Thursday, June 20, 2013

1306.4329 (Jonathan J. Fortney et al.)

A Framework for Characterizing the Atmospheres of Low-Mass Low-Density Transiting Planets    [PDF]

Jonathan J. Fortney, Christoph Mordasini, Nadine Nettelmann, Eliza M. -R. Kempton, Thomas P. Greene, Kevin Zahnle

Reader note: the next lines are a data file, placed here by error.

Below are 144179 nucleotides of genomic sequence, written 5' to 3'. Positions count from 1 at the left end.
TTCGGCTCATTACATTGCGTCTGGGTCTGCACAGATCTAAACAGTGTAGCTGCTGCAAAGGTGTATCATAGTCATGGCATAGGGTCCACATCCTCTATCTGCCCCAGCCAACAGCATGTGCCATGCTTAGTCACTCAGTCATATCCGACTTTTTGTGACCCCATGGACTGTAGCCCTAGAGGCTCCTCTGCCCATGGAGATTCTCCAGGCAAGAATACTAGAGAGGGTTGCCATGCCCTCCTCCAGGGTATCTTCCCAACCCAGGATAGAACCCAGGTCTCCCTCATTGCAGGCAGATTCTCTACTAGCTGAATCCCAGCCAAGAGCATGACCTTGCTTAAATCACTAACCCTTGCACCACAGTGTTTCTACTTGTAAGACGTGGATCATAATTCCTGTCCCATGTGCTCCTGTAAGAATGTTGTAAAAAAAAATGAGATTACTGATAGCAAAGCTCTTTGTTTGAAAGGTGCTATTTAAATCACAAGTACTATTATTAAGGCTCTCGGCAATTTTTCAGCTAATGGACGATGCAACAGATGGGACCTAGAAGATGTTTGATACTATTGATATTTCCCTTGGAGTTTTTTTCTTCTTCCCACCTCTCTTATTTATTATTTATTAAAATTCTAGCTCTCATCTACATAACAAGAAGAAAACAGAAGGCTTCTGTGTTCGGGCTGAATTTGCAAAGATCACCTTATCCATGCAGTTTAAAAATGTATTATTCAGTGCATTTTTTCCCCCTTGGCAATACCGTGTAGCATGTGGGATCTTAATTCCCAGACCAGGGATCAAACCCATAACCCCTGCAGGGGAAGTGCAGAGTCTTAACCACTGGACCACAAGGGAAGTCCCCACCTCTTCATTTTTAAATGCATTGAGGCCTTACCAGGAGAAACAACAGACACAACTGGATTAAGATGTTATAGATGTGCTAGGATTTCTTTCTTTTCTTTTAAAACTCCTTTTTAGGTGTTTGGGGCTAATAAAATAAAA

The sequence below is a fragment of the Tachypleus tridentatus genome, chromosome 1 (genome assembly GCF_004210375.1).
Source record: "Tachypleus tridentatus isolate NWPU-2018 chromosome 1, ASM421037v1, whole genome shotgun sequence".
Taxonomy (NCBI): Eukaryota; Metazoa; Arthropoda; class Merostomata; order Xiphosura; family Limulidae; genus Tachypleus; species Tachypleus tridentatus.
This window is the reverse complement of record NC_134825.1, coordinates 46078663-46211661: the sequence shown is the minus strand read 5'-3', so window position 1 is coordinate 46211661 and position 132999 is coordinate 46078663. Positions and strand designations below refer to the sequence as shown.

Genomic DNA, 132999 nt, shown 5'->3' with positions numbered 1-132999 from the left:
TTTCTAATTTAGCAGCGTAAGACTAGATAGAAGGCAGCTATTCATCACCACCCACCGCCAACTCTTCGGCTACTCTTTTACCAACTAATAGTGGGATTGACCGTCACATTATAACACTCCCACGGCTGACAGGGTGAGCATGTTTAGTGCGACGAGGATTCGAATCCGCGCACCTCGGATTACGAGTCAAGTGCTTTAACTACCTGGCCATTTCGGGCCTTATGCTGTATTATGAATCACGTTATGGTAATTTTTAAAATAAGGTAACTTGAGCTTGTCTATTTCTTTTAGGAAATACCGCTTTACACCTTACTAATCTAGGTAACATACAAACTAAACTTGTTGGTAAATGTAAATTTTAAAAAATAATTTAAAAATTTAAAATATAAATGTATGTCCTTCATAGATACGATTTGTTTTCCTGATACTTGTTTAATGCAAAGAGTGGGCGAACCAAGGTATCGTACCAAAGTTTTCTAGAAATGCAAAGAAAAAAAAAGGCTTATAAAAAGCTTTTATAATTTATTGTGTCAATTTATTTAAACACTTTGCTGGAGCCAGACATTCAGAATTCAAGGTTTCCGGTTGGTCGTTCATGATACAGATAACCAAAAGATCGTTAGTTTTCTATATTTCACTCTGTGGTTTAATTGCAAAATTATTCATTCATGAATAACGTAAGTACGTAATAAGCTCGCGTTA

We perform modeling investigations to aid in understanding the atmospheres and composition of small planets of ~2-4 Earth radii, which are now known to be common in our galaxy. GJ 1214b is a well studied example whose atmospheric transmission spectrum has been observed by many investigators. Here we take a step back from GJ 1214b to investigate the role that planetary mass, composition, and temperature play in impacting the transmission spectra of these low-mass low-density (LMLD) planets. Under the assumption that these planets accrete modest hydrogen-dominated atmospheres and planetesimals, we use population synthesis models to show that predicted metal enrichments of the H/He envelope are high, with metal mass fraction Z_env values commonly 0.6 to 0.9, or ~100 to 400+ times solar. The high mean molecular weight of such atmospheres (\mu ~ 5-12) would naturally help to flatten the transmission spectrum of most LMLD planets. The high metal abundance would also provide significant condensible material for cloud formation. It is known that the H/He abundance in Uranus and Neptune decreases with depth, and we show that atmospheric evaporation of LMLD planets could expose atmospheric layers with gradually higher Z_env. However, values of Z_env close to solar composition can also arise, so diversity should be expected. Photochemically produced hazes, potentially due to methane photolysis, are another possibility for obscuring transmission spectra. Such hazes may not form above T_eq of ~900-1100 K, which is testable if such warm, otherwise low mean molecular weight atmospheres are stable against atmospheric evaporation. We find that available transmission data are consistent with relatively high mean molecular weight atmospheres for GJ 1214b and "warm Neptune" GJ 436b. We examine future prospects for characterizing GJ 1214b with Hubble and the James Webb Space Telescope.
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